Good question, I really don't know. This was a suggestion from the VACList. I have not tried it myself. This gets into some chemistry stuff that I would have to look up. The grade of stainless might make a difference, there are varying amounts of nickle in it. The idea was to take a large opening, shove it full of stainless wool, and shoot it full of that canned insulation. It might be reasonably insulated from electrolysis. Aluminum and copper is a problem with wiring. We are just plugging holes with stainless and aluminum. Maybe you can get further information? If you think about it most of your aluminum trailer is mounted to a steel frame with rivets or other fasteners. If it were a big problem I'm sure we would have heard about it.

After looking at my belly pan, I'm happy for any assurance.

Thanks,

JimW
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Old 11-15-2002, 10:05 PM   #5
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By the way, I have noticed all ground wires go to the steel frame, and not the aluminum. I'm just a newby here learning. Not the guy who knows it all.

JimW
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Old 11-16-2002, 12:58 PM   #6
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Movin on

Hey JimW - Thanks for moving the thread. I was having a hard time getting to the bottom of the other with all the photos posted!! My computer is not working well for some reason, keeps locking up when pics are involved.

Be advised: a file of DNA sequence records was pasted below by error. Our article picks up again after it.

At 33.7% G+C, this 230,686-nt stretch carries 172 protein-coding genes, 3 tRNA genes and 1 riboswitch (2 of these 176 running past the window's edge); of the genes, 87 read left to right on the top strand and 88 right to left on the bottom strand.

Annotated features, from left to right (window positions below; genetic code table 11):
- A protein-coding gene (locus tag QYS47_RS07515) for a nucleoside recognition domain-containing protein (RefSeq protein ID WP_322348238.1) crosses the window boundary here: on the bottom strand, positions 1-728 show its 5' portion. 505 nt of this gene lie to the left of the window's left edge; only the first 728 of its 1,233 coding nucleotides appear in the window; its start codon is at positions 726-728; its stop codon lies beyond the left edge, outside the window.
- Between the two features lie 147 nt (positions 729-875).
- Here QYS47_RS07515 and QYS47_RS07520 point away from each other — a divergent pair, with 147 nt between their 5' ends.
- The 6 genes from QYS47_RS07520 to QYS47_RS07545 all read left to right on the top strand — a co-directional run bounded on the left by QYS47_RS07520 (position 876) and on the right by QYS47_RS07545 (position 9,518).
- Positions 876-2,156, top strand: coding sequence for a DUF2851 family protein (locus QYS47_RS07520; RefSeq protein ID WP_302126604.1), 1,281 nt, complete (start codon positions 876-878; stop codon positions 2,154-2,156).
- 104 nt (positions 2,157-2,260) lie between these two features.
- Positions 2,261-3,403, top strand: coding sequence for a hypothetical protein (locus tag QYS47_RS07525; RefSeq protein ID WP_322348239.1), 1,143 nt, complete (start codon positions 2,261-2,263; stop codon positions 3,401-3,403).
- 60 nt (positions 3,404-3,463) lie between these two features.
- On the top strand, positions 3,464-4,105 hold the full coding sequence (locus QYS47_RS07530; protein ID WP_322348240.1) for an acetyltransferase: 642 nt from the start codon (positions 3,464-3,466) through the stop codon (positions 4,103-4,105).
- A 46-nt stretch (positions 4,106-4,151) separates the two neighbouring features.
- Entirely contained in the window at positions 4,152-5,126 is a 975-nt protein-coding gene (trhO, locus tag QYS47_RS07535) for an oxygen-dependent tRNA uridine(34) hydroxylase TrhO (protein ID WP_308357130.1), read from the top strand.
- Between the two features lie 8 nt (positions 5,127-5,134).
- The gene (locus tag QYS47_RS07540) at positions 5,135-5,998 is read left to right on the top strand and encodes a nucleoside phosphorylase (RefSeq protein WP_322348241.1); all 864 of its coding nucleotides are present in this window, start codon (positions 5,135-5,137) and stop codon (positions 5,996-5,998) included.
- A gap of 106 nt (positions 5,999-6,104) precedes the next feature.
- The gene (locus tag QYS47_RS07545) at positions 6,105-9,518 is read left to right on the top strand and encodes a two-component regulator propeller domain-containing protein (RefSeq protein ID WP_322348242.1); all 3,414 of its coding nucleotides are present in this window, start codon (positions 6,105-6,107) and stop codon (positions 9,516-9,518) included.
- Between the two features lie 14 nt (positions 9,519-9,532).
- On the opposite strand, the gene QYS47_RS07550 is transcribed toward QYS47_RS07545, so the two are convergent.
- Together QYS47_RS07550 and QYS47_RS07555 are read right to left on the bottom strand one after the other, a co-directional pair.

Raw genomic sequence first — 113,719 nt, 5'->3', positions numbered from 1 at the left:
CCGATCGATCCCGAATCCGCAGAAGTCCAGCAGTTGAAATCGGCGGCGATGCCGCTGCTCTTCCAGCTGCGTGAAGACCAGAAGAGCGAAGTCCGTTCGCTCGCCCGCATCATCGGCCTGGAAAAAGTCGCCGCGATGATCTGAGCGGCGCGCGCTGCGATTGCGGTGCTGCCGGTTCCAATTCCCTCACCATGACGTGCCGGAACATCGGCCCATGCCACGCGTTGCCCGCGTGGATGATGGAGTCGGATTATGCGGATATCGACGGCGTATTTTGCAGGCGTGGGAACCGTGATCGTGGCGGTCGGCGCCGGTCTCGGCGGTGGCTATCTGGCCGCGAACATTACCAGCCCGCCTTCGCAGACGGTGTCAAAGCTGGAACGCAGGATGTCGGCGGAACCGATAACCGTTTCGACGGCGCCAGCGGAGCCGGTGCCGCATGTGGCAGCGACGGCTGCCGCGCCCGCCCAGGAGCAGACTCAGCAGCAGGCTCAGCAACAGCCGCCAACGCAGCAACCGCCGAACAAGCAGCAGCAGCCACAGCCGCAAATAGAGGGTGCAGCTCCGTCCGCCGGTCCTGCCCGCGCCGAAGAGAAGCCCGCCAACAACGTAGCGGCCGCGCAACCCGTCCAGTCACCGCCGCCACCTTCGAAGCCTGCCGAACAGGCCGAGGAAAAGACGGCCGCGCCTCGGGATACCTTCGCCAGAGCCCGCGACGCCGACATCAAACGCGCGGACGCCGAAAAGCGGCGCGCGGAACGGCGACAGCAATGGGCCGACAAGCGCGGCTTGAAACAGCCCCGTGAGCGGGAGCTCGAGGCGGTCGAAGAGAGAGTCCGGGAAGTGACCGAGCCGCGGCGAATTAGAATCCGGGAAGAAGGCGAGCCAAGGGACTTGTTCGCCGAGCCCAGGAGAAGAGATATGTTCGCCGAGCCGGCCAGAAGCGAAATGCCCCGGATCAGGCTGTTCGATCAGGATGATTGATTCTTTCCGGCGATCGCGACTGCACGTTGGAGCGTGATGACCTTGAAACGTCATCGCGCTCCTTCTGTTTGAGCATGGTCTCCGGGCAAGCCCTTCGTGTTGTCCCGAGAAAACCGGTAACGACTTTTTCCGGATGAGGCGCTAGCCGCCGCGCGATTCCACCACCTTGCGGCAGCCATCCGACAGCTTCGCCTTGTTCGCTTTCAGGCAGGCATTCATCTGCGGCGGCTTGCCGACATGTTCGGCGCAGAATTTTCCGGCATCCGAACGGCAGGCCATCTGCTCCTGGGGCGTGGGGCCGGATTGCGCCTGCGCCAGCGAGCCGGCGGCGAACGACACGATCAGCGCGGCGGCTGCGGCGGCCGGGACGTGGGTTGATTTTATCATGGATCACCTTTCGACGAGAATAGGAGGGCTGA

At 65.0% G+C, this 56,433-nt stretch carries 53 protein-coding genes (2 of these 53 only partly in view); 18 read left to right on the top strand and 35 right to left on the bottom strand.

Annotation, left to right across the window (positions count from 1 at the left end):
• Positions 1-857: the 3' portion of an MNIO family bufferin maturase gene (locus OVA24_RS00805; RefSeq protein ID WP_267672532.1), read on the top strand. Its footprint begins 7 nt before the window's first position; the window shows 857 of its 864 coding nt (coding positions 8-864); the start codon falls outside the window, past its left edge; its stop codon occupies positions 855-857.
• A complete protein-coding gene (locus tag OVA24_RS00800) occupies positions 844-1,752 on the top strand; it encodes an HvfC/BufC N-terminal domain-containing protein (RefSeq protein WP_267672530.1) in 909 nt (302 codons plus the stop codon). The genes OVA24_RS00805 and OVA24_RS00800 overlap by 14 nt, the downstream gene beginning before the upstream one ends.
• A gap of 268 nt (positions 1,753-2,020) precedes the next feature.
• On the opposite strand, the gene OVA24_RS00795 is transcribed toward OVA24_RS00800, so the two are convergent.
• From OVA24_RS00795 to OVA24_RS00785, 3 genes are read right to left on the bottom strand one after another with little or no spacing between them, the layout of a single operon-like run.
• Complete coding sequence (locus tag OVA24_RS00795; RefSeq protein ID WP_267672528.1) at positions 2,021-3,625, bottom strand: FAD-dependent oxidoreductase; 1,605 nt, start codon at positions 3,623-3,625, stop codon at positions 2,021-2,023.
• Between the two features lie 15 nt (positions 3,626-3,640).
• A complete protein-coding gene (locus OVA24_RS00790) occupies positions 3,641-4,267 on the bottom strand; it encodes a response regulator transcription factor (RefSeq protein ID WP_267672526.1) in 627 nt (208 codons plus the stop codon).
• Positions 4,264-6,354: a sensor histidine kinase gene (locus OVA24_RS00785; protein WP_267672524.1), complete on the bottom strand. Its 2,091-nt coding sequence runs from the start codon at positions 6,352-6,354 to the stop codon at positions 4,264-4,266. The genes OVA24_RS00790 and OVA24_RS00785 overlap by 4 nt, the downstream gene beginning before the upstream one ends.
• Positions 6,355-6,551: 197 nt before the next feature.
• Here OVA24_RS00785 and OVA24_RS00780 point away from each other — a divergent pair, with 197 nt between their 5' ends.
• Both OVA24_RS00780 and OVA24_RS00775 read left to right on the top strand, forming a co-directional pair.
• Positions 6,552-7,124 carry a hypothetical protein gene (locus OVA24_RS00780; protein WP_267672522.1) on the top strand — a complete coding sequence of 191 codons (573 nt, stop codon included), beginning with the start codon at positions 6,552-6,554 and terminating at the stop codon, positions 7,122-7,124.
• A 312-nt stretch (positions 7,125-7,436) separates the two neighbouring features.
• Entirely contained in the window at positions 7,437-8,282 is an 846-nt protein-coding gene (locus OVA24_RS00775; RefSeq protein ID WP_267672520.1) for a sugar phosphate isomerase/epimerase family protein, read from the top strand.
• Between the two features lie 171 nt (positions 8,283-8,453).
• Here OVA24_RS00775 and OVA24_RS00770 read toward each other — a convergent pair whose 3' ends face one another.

Thanks also for the source for the stainless wool. Not having "Mini" close by to keep track of is probibly my cause for worry. I liked being able to go have a cup of coffee with her in the morning, but living in a neighborhood that frowns on "old trailers" parked in a driveway has made her a country girl. Oh well, such is the stuff of life!! Anyway, thanks for taking the time for all of us who might need it. Now I can move on to the getting it and using it part. GTG Leigh
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Old 12-02-2002, 03:22 PM   #7
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new question